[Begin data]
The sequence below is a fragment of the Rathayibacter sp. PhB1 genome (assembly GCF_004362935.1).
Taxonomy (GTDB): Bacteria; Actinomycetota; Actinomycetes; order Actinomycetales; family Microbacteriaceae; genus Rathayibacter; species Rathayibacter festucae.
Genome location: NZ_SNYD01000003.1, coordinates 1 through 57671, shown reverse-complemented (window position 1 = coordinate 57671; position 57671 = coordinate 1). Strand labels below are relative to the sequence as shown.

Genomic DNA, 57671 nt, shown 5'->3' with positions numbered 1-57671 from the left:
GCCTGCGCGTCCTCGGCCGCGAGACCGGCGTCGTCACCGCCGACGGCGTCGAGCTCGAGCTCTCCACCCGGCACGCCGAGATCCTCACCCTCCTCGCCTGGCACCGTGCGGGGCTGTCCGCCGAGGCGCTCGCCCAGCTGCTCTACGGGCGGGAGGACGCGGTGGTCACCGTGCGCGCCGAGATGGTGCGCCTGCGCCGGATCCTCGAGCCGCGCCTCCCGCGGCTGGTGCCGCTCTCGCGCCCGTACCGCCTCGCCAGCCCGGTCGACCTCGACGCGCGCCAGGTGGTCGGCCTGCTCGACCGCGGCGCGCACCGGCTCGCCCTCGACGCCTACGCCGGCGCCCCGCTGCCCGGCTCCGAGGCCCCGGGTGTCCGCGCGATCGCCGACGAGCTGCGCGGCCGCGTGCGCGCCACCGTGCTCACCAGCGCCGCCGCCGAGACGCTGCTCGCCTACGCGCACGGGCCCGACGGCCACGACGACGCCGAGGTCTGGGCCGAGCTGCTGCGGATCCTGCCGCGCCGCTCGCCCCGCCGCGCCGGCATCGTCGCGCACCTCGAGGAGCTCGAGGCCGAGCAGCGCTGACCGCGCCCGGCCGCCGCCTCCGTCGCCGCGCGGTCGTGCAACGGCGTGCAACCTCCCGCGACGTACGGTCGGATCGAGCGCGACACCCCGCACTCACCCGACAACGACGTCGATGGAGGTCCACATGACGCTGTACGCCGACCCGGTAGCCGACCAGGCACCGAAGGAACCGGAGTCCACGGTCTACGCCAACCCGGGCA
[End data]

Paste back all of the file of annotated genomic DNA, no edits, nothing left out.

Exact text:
The sequence below is a fragment of the Rathayibacter sp. PhB1 genome (assembly GCF_004362935.1).
Taxonomy (GTDB): Bacteria; Actinomycetota; Actinomycetes; order Actinomycetales; family Microbacteriaceae; genus Rathayibacter; species Rathayibacter festucae.
Genome location: NZ_SNYD01000003.1, coordinates 1 through 57671, shown reverse-complemented (window position 1 = coordinate 57671; position 57671 = coordinate 1). Strand labels below are relative to the sequence as shown.

Genomic DNA, 57671 nt, shown 5'->3' with positions numbered 1-57671 from the left:
GCCTGCGCGTCCTCGGCCGCGAGACCGGCGTCGTCACCGCCGACGGCGTCGAGCTCGAGCTCTCCACCCGGCACGCCGAGATCCTCACCCTCCTCGCCTGGCACCGTGCGGGGCTGTCCGCCGAGGCGCTCGCCCAGCTGCTCTACGGGCGGGAGGACGCGGTGGTCACCGTGCGCGCCGAGATGGTGCGCCTGCGCCGGATCCTCGAGCCGCGCCTCCCGCGGCTGGTGCCGCTCTCGCGCCCGTACCGCCTCGCCAGCCCGGTCGACCTCGACGCGCGCCAGGTGGTCGGCCTGCTCGACCGCGGCGCGCACCGGCTCGCCCTCGACGCCTACGCCGGCGCCCCGCTGCCCGGCTCCGAGGCCCCGGGTGTCCGCGCGATCGCCGACGAGCTGCGCGGCCGCGTGCGCGCCACCGTGCTCACCAGCGCCGCCGCCGAGACGCTGCTCGCCTACGCGCACGGGCCCGACGGCCACGACGACGCCGAGGTCTGGGCCGAGCTGCTGCGGATCCTGCCGCGCCGCTCGCCCCGCCGCGCCGGCATCGTCGCGCACCTCGAGGAGCTCGAGGCCGAGCAGCGCTGACCGCGCCCGGCCGCCGCCTCCGTCGCCGCGCGGTCGTGCAACGGCGTGCAACCTCCCGCGACGTACGGTCGGATCGAGCGCGACACCCCGCACTCACCCGACAACGACGTCGATGGAGGTCCACATGACGCTGTACGCCGACCCGGTAGCCGACCAGGCACCGAAGGAACCGGAGTCCACGGTCTACGCCAACCCGGGCA